[Also, Winfield tried to change my title. Not happening.]
Yes, it's been a while. It's a long story. After a certain bowl game, both of my parents were murdered by a bum with a gun. I spent the next 15 years in the care of the family butler, a troubled soul that longed for revenge. I eventually fled the country, found myself in a Chinese prison, and was rescued by a mysterious, bearded man who told me to fetch a rare flower and find him in the mountains. He then trained me in the ways of the ninjistu, but I could not sell my soul by killing a detained (albeit guilty) man. I then returned home, determined to protect the innocent from the wicked.
Actually, that's the story of Batman Begins. Sorry, my life isn't quite that awesome.
Yes, I've been on hiatus, but for good reason. Between school starting again (the biggest reason - I need to dropkick this semester in the scrotum) and for other happenings in my life, I've had to focus on other things. I'm getting older, and I know this because I'm becoming my biggest critic. I've also learned/reinforced some other values/dictums in my life. Two of the ones that stick out can be summed up in quick bits of wisdom.
1. Busy is not productive. In fact, being busy is usually directly at odds with being productive.
2. Doing something easy is usually bad for you, or isn't worth your time.
I finally broke down and began to read Timothy Ferriss's book, The 4-Hour Work Week. I won't recommend reading or not reading it, because no one reading this blog probably gives a damn. However, I will say that he does a good job stating the obvious. Most of the book is essentially about staying on task and avoiding interruptions. I did take a piece of his advice, and began to only check my email twice a day. My God, the difference! I thought I was acting like a grown-up by reading my e-mail all the time. I had a rough time juggling everything I was trying to do last semester, and Ferriss is right - your e-mail is probably your single biggest distraction. It is absolutely awful for productivity. Of course, I always felt connected, and always knew what was going on, and always had new information about where to be or what to do or what is funny careening into my eyeballs all of the time, but I couldn't focus on a damn thing. In the very short time that I have stopped checking my email accounts multiple times (read, continuously), my productivity level has skyrocketed and my stress level has taken a dive. It's great.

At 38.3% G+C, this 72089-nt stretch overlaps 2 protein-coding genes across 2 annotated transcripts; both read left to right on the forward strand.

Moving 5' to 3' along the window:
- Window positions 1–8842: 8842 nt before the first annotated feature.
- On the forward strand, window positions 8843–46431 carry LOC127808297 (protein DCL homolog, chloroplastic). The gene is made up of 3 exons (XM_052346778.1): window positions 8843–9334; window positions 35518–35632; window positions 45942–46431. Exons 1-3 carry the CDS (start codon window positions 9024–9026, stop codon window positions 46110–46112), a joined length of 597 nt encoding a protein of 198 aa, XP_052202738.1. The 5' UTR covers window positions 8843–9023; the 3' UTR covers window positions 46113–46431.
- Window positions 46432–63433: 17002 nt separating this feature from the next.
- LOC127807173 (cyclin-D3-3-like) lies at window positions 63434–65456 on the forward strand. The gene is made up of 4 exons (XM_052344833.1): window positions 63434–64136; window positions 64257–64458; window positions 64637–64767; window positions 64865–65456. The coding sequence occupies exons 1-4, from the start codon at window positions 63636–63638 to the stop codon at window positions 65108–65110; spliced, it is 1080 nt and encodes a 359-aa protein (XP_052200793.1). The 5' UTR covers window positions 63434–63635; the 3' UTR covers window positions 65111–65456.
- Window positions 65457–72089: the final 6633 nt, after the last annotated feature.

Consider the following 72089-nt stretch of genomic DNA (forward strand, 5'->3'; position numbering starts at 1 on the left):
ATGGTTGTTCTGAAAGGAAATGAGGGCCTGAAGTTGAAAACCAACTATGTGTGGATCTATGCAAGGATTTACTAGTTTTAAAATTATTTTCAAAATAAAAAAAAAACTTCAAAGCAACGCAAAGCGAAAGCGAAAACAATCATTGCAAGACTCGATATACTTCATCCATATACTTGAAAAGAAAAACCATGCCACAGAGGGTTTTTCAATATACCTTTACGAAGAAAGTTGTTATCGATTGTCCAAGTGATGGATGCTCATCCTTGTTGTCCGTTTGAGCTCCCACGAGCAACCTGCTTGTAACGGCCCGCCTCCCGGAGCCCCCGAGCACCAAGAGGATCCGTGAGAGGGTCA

I'm telling you this because I want to apologize. I had a lot of posts that sucked (at least I think they did, because they were lazy), mainly because I was busy trying to do homework, study for a test, read something, call somebody, carry on a conversation, reading/writing an email, etc. when I was trying to blog. My bad.
The second part is actually part of the reason I couldn't bring myself to write anything for a while. Have you ever noticed that people who have GPS systems usually can't drive worth a shit, much less get to where they are going any more efficiently? Or how people who only watch cable news are usually the worst at describing the platforms and implications of said platforms of political candidates? That is basically how I feel about everyone (excluding Orson and Dr. Saturday, because, well, they do what they do better than anyone else) who had something to say about the National Champions, namely, who should be crowned the holder of the MNC. Put anyone who talked about how a playoff works better, and anyone who typed the words "let them prove/settle it on the field." [As I am typing this, I'm specifically avoiding checking to see if either I or Winfield or Bird ever said this. What can I say, I love it when people call me out in the comments, so much so I basically give them a proverbial lay-up.] Rereading the same, tired, boring "there should be a playoff, the corporations are evil" articles really left a bad taste in my mouth. It didn't make me hate football - it just made me hate talking about it.
If you came here in the past couple of weeks wanting to read what I had to say about Utah, Florida, Southern California and Texas, I'm sorry. Maybe I'm not cut out for being a CFB blogger. Maybe being willing to ruminate (as in the physical, chew something that has already been chewed like a freaking cow) the same tedious topics with the ridiculous, cookie-cutter (and usually easily refuted) dialogue really IS a requirement for successful blogging. We'll see. Maybe in three weeks, I'll never post again (that's definitely not the plan).
Hopefully you'll come back over and over again, and I can give you something to read that you haven't seen before. I'm not promising I'll always be unique, and I'm not promising that most of my post topics won't overlap with other blogs. However, I'm going to try my best to not take the easy way when it comes to writing. Hopefully, you will be able to tell.